The workshop Jewish Educational Media and Cultural Translations, organized by the Georg Eckert Institute and to be held on May 5-6, 2015, in Braunschweig, aims to bring together scholars from the fields of history and educational history, Jewish studies and cultural studies to inspire and stimulate discussion on the concept of cultural translation. The workshop will present initial findings of the German-Israeli research project Innovation through tradition? Approaching cultural transformations during the Sattelzeit via Jewish educational media and give insights into related projects, and will hopefully serve as a forum for a lively discussion on the value of Jewish educational media as sources for research in the history of cultural transformation. [more]
Workshop “Educational Media and Cultural Translations” – May 5-6, 2015 – Georg Eckert Institute, Braunschweig (Germany)
Organized as part of our research project, this workshop is intended to discuss the concept of “cultural translation” in relation to the history of Jewish education and processes of cultural transformation in eighteenth- and nineteenth-century Central Europe. We will present initial findings of our research and discuss with scholars from the fields of history and educational history, Jewish studies and cultural studies to inspire and stimulate discussion on the concept of cultural translation as a fruitful approach to the study of the history of Jewish educational media.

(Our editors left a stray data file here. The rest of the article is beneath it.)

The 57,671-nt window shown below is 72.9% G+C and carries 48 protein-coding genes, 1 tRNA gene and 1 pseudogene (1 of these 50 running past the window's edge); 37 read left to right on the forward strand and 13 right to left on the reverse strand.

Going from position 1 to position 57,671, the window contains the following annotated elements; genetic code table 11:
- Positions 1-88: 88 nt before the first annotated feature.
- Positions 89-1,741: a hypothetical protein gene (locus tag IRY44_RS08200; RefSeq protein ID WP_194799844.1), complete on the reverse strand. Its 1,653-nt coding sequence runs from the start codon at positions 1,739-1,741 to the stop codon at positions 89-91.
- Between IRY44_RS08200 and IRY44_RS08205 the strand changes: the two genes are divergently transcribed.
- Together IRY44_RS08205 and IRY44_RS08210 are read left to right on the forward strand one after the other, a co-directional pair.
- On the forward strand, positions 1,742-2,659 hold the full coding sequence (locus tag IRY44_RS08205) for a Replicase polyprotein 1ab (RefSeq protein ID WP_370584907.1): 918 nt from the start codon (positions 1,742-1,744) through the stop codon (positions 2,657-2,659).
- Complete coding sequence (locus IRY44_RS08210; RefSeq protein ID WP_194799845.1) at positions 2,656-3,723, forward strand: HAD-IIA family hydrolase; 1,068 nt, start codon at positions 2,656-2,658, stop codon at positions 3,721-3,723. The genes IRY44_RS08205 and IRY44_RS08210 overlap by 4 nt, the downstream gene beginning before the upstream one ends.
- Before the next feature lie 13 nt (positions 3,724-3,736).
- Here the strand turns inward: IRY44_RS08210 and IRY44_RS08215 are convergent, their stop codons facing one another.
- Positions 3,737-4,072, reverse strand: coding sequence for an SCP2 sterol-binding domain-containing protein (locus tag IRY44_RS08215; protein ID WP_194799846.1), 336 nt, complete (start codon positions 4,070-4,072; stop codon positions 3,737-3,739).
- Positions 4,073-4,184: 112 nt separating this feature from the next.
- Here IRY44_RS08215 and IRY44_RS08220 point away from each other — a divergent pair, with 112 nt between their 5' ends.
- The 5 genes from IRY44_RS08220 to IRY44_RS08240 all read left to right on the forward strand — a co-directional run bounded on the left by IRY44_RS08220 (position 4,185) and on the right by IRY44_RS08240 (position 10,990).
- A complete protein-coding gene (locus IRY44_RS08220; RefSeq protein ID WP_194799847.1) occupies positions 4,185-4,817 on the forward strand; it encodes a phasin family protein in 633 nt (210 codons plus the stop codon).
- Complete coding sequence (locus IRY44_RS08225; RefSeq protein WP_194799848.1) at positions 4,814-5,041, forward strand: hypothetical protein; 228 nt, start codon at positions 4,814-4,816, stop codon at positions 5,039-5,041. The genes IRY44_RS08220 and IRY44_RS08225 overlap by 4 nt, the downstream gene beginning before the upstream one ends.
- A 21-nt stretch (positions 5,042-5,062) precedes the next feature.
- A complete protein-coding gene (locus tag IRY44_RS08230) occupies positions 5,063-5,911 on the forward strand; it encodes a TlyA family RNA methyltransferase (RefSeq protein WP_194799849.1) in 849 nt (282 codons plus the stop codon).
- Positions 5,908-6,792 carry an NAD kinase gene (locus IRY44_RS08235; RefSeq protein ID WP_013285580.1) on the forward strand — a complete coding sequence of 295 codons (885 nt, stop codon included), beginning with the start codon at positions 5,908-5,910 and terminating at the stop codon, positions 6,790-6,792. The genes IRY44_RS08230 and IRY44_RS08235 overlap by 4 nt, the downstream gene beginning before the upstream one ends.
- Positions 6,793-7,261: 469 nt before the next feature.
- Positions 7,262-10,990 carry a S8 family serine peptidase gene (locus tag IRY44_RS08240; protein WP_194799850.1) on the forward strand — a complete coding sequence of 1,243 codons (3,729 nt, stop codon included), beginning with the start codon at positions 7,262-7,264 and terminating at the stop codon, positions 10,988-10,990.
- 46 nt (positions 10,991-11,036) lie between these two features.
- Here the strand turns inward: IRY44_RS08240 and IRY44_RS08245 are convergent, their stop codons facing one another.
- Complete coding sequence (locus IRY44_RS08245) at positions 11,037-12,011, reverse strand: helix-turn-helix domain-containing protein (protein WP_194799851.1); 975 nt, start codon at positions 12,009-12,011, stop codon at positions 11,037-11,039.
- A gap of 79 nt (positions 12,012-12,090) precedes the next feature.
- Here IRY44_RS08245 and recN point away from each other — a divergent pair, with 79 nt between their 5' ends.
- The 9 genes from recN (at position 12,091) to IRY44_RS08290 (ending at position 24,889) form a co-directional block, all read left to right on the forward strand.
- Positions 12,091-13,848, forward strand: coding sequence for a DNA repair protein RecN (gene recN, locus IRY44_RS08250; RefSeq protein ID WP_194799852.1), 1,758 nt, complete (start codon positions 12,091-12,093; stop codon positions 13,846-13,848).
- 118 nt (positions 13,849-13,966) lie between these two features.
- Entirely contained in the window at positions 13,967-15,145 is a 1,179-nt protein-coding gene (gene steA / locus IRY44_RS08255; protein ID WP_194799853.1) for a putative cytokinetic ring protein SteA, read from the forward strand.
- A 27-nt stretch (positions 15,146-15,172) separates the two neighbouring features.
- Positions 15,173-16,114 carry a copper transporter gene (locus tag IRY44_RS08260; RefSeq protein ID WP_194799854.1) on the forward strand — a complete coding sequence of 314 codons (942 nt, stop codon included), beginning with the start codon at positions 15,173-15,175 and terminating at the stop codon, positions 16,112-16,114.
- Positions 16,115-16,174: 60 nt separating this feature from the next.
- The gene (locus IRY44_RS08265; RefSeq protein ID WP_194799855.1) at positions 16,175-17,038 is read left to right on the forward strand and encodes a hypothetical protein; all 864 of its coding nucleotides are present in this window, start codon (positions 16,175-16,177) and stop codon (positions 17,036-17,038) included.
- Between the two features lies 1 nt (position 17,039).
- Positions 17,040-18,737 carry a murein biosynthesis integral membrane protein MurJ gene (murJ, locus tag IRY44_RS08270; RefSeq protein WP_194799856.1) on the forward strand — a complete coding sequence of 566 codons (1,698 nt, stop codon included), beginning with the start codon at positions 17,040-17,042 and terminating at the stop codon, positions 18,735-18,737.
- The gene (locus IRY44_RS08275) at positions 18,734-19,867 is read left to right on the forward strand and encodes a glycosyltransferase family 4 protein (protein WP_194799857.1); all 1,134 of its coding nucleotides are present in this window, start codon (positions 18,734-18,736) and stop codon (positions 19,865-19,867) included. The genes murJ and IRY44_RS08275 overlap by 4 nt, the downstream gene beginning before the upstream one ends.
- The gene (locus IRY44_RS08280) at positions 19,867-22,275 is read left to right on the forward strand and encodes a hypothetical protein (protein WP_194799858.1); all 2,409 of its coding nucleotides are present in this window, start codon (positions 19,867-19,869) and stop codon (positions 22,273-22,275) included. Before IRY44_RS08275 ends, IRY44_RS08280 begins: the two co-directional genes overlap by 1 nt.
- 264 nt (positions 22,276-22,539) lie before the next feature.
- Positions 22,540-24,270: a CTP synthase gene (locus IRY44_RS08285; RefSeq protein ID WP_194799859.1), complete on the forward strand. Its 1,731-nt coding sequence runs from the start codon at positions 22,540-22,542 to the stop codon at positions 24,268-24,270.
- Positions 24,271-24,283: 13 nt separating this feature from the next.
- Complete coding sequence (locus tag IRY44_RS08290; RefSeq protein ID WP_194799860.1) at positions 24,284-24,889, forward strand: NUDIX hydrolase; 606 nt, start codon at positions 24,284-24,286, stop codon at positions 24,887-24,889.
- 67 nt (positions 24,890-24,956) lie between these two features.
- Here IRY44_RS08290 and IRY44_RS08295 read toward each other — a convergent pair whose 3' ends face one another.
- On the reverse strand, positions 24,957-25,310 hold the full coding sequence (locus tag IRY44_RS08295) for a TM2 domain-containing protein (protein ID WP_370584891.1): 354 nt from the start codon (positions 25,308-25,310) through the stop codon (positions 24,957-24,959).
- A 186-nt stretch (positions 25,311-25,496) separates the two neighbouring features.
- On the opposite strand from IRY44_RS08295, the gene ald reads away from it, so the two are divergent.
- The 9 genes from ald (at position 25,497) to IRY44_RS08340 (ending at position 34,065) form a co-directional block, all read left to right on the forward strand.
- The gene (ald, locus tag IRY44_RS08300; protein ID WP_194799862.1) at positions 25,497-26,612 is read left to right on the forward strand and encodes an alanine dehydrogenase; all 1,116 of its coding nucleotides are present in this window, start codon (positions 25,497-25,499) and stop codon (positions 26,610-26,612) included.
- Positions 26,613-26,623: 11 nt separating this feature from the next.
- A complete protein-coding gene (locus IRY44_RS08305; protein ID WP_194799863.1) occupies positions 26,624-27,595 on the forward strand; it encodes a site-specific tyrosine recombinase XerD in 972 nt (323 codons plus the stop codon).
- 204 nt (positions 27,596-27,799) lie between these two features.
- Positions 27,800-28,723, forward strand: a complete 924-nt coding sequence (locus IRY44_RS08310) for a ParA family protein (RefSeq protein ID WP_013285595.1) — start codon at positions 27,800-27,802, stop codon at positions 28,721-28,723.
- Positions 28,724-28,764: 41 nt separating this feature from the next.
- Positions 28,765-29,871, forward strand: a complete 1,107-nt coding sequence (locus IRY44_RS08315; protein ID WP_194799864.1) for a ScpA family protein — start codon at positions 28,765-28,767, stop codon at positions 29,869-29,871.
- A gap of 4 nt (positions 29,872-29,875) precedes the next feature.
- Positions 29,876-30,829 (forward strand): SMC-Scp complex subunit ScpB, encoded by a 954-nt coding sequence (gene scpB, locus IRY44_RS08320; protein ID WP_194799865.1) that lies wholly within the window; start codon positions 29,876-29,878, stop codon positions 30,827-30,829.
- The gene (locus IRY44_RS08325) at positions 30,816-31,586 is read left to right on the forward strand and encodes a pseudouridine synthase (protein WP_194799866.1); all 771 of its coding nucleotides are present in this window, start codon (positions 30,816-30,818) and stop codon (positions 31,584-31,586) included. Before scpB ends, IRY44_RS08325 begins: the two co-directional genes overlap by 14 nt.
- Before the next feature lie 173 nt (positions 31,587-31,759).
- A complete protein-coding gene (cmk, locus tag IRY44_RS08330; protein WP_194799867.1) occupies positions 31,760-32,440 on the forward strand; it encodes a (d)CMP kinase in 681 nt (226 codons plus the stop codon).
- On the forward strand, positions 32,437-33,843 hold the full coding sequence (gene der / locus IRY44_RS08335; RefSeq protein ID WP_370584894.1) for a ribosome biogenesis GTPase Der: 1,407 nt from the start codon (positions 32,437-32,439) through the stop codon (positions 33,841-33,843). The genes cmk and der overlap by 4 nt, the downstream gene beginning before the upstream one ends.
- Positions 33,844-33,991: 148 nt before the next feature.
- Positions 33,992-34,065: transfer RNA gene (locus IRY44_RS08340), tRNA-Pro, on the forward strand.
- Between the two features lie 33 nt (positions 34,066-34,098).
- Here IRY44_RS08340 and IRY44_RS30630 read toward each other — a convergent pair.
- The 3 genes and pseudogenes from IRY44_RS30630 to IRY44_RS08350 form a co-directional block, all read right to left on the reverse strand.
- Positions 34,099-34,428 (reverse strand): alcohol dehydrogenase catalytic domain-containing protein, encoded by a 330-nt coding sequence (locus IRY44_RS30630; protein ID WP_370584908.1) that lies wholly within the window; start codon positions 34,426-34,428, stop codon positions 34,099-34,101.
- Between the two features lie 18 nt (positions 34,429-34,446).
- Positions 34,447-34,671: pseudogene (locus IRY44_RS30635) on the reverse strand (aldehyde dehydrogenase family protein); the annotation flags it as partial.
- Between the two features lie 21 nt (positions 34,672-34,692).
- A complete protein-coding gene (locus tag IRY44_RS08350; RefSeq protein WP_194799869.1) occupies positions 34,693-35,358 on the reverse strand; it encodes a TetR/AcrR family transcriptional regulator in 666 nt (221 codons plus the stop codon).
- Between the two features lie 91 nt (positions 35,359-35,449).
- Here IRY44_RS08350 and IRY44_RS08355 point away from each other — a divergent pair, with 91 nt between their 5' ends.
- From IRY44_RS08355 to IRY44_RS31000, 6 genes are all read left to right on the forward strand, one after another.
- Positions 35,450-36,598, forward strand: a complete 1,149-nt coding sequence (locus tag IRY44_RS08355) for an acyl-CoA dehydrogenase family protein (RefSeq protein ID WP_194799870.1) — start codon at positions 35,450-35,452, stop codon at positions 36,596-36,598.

Participants are Ruth von Bernuth (Chapel Hill), Andreas L. Fuchs (Braunschweig / Göttingen), Hans-Joachim Hahn (Aachen / Zürich), Juliane Jacobi (Potsdam), Tal Kogman (Tel Aviv), Kerstin von der Krone (Braunschweig), Simone Lässig (Braunschweig), Dirk Sadowski (Braunschweig), Zohar Shavit (Tel Aviv), Evita Wiecki (Munich).
With the generous support of the Minerva Stiftung, Dr. Kerstin von der Krone, post-doctoral research fellow at the Georg Eckert Institute, was able to spend one month in Israel for research purposes. During her stay she worked closely with the Israeli partners of the research project, Prof. Dr. Zohar Shavit and Dr. Tal Kogman. She furthermore had the opportunity to visit the National Library of Israel (NLI) and the Central Archive for the History of the Jewish People (CAHJP). The NLI holds one of the most complete collections in existence of nineteenth-century literature on Judaism, including Jewish textbooks, prayer books, educational writings and further contemporary literature and provides access to the relevant research literature. The CAHJP holds significant collections originating from numerous German-Jewish communities and educators, which are of great value for our research project.